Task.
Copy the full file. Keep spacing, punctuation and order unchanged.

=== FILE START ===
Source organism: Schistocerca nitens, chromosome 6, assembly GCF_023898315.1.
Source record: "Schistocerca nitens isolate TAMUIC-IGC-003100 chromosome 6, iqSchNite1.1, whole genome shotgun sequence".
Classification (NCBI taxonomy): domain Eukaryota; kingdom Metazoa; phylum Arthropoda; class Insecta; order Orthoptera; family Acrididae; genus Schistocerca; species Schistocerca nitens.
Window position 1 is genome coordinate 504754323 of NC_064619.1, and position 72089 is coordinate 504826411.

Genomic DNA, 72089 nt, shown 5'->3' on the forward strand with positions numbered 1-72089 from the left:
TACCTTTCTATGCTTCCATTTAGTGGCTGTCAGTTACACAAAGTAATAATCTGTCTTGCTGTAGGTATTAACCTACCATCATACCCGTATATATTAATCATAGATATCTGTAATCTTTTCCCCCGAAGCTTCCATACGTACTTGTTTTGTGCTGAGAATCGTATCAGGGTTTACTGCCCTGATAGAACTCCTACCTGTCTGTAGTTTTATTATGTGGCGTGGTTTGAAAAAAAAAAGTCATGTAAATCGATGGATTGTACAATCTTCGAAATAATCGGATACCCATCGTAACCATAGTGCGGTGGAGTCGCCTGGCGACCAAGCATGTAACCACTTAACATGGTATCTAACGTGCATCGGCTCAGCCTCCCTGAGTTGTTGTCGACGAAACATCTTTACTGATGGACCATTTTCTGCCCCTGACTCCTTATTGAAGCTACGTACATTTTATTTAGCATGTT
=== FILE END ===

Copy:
Source organism: Schistocerca nitens, chromosome 6, assembly GCF_023898315.1.
Source record: "Schistocerca nitens isolate TAMUIC-IGC-003100 chromosome 6, iqSchNite1.1, whole genome shotgun sequence".
Classification (NCBI taxonomy): domain Eukaryota; kingdom Metazoa; phylum Arthropoda; class Insecta; order Orthoptera; family Acrididae; genus Schistocerca; species Schistocerca nitens.
Window position 1 is genome coordinate 504754323 of NC_064619.1, and position 72089 is coordinate 504826411.

Genomic DNA, 72089 nt, shown 5'->3' on the forward strand with positions numbered 1-72089 from the left:
TACCTTTCTATGCTTCCATTTAGTGGCTGTCAGTTACACAAAGTAATAATCTGTCTTGCTGTAGGTATTAACCTACCATCATACCCGTATATATTAATCATAGATATCTGTAATCTTTTCCCCCGAAGCTTCCATACGTACTTGTTTTGTGCTGAGAATCGTATCAGGGTTTACTGCCCTGATAGAACTCCTACCTGTCTGTAGTTTTATTATGTGGCGTGGTTTGAAAAAAAAAAGTCATGTAAATCGATGGATTGTACAATCTTCGAAATAATCGGATACCCATCGTAACCATAGTGCGGTGGAGTCGCCTGGCGACCAAGCATGTAACCACTTAACATGGTATCTAACGTGCATCGGCTCAGCCTCCCTGAGTTGTTGTCGACGAAACATCTTTACTGATGGACCATTTTCTGCCCCTGACTCCTTATTGAAGCTACGTACATTTTATTTAGCATGTT